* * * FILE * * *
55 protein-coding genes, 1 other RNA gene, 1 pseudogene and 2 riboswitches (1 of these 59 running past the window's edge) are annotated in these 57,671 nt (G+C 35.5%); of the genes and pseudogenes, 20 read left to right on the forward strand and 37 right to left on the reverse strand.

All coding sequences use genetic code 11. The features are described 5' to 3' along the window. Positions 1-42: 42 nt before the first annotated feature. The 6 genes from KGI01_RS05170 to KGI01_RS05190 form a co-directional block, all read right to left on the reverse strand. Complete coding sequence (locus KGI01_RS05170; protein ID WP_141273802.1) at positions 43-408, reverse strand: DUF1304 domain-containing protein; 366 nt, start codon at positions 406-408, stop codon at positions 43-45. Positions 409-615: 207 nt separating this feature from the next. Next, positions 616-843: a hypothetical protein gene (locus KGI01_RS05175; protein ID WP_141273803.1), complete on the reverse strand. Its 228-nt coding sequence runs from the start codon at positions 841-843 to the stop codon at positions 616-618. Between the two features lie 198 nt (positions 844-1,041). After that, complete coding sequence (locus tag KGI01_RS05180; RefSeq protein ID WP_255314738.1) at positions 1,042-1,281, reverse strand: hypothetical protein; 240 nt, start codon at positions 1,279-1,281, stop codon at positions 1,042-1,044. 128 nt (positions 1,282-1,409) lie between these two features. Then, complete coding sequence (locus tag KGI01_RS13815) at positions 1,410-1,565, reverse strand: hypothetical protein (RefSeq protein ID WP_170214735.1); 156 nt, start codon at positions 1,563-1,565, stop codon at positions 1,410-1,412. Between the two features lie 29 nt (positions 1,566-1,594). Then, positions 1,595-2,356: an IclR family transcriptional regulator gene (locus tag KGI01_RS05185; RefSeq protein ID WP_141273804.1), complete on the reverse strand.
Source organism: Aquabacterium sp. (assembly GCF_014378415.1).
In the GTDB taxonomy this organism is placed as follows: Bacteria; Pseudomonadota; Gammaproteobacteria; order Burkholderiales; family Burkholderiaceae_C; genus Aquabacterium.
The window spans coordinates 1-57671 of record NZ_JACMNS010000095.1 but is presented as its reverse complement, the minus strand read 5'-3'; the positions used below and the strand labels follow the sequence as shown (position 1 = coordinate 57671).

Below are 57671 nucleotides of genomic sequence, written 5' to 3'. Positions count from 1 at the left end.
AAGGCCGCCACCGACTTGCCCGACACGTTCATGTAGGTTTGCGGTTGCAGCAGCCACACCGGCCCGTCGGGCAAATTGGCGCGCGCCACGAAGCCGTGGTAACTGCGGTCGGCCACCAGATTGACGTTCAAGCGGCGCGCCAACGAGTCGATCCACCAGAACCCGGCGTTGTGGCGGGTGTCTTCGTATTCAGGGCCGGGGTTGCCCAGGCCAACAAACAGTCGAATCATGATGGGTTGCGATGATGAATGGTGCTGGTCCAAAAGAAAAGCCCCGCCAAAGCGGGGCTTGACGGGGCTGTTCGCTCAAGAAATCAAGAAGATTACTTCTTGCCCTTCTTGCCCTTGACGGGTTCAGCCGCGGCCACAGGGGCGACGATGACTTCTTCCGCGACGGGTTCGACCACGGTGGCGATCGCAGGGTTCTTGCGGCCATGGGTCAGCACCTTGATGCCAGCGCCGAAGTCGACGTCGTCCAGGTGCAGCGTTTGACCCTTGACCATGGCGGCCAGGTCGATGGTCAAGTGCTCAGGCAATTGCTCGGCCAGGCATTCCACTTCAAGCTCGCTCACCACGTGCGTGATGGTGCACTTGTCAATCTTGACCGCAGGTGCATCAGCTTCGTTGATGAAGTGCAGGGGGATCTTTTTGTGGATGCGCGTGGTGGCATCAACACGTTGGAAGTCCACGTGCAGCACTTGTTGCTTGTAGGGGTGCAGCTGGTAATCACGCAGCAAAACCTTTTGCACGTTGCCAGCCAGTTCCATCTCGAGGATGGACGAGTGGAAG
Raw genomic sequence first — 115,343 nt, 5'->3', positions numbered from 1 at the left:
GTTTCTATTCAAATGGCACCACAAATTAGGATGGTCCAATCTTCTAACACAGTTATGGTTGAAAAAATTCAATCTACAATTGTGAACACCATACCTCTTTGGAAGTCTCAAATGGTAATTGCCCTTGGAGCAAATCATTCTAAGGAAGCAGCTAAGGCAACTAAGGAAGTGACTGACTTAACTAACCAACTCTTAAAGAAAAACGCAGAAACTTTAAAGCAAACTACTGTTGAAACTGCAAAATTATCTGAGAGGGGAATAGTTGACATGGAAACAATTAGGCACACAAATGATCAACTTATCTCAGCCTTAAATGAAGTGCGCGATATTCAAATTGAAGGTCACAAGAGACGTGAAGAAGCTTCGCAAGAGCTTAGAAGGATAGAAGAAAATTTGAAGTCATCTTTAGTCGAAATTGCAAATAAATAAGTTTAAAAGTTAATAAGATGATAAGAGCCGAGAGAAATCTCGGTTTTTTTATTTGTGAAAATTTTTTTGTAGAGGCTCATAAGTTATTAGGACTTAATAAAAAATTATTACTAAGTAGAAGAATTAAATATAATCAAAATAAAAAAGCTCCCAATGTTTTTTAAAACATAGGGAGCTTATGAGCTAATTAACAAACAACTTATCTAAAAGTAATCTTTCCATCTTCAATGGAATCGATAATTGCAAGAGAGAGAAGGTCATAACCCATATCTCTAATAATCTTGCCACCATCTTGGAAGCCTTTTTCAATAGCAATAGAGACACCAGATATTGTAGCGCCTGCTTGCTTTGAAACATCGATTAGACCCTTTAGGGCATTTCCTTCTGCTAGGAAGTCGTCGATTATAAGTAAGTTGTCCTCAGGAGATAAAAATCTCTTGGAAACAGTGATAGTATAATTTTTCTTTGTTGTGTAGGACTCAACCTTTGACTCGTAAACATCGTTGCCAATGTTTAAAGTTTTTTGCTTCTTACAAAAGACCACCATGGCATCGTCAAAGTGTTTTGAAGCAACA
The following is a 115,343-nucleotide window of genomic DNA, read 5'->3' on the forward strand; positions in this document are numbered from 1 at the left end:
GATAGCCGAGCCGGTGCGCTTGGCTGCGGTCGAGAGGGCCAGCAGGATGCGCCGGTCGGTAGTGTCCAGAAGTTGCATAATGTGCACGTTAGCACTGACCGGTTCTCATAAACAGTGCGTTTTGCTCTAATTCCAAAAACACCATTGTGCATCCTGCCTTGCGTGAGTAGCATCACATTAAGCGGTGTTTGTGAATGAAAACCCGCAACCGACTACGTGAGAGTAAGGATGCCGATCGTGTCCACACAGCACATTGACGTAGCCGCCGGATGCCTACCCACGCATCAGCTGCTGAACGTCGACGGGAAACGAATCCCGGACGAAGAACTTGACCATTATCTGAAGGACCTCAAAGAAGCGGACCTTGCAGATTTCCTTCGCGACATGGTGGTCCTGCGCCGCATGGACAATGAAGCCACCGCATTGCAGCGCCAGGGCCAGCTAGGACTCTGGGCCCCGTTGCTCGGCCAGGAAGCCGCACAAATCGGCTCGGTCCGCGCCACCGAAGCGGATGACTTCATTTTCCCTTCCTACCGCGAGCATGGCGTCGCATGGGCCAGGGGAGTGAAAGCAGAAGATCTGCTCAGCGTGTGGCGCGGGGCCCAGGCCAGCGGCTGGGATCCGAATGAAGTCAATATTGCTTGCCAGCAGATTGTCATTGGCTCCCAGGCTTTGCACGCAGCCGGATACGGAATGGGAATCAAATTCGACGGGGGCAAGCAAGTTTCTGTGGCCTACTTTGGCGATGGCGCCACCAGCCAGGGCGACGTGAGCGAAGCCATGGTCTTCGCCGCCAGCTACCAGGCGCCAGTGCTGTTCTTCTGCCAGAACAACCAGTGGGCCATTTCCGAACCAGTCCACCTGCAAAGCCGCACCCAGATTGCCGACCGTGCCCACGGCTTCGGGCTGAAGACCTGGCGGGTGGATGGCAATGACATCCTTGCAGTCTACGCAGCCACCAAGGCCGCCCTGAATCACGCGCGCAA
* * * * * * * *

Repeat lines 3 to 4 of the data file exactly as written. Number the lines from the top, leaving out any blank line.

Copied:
Source organism: Aquabacterium sp. (assembly GCF_014378415.1).
In the GTDB taxonomy this organism is placed as follows: Bacteria; Pseudomonadota; Gammaproteobacteria; order Burkholderiales; family Burkholderiaceae_C; genus Aquabacterium.